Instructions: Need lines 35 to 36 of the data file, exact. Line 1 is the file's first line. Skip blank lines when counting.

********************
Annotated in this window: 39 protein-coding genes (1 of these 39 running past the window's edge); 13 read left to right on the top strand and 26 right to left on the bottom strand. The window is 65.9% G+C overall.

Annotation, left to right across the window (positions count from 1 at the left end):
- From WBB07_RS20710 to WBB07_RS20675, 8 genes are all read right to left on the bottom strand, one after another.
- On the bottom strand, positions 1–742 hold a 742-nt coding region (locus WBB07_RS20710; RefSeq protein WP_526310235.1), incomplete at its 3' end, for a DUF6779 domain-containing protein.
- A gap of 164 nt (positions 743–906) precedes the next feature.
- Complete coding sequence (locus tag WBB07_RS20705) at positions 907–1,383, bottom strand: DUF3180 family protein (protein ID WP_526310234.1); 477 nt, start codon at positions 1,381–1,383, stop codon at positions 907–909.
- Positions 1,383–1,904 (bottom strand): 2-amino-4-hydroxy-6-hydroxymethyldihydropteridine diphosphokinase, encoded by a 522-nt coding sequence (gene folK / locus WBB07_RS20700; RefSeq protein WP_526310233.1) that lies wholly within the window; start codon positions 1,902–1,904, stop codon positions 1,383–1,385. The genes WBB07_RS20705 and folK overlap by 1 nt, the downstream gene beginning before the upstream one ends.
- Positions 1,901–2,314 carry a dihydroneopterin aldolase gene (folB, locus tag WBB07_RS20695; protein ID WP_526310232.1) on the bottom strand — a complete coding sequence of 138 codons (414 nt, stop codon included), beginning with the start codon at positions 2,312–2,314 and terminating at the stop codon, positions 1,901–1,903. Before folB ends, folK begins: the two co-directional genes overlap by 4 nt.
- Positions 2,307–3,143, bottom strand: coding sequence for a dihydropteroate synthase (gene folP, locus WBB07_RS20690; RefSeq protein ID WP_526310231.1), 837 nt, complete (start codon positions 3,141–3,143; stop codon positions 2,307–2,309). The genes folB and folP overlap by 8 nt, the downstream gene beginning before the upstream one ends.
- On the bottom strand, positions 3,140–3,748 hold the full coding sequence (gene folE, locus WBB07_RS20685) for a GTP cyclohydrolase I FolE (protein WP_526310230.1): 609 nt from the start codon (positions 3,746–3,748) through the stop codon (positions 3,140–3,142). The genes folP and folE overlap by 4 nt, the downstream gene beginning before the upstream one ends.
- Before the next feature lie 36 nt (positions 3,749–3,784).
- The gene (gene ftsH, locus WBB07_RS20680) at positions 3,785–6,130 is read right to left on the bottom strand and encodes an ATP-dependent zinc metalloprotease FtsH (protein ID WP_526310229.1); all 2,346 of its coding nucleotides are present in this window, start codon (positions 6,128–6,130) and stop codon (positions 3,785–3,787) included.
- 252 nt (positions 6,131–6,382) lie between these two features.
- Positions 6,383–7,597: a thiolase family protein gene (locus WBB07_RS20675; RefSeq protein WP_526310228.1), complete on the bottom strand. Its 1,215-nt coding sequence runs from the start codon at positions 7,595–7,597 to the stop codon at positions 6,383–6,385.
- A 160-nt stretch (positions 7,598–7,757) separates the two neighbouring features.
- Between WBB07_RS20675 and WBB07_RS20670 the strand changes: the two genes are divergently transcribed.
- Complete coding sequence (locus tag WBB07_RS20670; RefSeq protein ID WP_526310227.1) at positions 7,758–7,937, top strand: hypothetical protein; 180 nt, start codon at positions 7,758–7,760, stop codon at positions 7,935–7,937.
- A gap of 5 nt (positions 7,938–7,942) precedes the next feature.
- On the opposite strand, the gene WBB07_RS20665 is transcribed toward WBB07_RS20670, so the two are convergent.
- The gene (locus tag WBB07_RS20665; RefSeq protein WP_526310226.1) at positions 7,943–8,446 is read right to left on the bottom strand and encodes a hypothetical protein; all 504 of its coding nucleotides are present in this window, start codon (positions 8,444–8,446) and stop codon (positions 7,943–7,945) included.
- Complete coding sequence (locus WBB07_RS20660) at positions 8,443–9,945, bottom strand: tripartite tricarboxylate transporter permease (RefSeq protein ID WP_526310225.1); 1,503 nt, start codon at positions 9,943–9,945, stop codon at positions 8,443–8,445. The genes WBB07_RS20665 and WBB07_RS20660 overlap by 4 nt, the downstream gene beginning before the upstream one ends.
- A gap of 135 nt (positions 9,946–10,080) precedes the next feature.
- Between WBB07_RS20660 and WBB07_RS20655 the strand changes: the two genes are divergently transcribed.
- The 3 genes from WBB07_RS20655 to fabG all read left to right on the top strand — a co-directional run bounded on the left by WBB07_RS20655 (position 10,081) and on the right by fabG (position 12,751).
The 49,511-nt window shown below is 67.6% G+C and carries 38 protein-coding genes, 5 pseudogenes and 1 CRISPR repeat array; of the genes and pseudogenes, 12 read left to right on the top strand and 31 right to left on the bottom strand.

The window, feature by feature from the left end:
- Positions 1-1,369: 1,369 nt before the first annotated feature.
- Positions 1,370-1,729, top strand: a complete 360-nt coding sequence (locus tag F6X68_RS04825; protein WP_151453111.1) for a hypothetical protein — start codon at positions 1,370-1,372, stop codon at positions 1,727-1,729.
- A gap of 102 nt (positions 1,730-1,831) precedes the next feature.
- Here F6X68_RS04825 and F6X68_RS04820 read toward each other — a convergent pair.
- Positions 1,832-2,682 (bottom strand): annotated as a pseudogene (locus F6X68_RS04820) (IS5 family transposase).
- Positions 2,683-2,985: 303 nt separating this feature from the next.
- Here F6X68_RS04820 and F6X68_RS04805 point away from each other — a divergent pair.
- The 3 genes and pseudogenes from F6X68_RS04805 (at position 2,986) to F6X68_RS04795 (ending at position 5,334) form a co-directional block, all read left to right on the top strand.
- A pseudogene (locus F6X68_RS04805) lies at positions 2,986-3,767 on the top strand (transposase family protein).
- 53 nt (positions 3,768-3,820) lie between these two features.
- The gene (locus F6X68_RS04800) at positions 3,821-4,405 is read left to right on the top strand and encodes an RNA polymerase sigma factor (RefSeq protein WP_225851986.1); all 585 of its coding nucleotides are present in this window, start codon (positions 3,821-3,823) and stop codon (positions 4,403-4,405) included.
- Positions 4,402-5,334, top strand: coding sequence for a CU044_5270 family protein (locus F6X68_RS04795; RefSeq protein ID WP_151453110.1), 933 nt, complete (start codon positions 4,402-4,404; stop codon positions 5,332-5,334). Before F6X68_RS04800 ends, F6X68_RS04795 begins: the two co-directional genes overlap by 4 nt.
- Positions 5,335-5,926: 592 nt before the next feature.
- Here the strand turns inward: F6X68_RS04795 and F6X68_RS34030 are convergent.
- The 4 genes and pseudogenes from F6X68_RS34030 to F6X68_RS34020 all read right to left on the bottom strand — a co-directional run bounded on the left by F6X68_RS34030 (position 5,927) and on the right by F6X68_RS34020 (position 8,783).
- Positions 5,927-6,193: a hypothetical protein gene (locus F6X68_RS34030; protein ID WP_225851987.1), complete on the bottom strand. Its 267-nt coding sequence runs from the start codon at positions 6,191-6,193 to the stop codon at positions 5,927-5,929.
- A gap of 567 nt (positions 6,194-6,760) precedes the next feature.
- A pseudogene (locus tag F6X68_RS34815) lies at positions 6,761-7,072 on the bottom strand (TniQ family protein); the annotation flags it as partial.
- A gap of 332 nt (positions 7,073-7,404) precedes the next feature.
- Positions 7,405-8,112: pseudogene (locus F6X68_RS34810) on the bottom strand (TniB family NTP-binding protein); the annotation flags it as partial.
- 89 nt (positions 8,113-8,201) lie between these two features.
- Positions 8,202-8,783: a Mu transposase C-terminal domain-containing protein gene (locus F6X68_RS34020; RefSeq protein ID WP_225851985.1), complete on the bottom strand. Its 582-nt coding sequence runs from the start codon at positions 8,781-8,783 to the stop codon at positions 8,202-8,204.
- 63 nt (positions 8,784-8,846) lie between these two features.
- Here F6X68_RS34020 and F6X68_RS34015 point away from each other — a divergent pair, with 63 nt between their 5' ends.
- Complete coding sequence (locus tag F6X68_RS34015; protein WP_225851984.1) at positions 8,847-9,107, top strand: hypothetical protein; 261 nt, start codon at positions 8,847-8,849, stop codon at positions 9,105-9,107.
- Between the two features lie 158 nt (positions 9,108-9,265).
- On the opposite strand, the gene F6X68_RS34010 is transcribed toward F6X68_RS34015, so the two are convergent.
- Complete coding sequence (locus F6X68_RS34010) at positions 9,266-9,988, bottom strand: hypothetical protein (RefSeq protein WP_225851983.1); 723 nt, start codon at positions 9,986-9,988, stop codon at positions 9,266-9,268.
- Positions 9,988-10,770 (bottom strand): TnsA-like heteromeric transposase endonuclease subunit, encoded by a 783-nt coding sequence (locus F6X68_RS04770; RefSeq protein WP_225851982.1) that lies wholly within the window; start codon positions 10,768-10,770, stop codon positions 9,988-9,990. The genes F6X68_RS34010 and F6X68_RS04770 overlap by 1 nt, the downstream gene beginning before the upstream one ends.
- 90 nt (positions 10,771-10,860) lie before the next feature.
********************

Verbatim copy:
- A pseudogene (locus F6X68_RS04805) lies at positions 2,986-3,767 on the top strand (transposase family protein).
- 53 nt (positions 3,768-3,820) lie between these two features.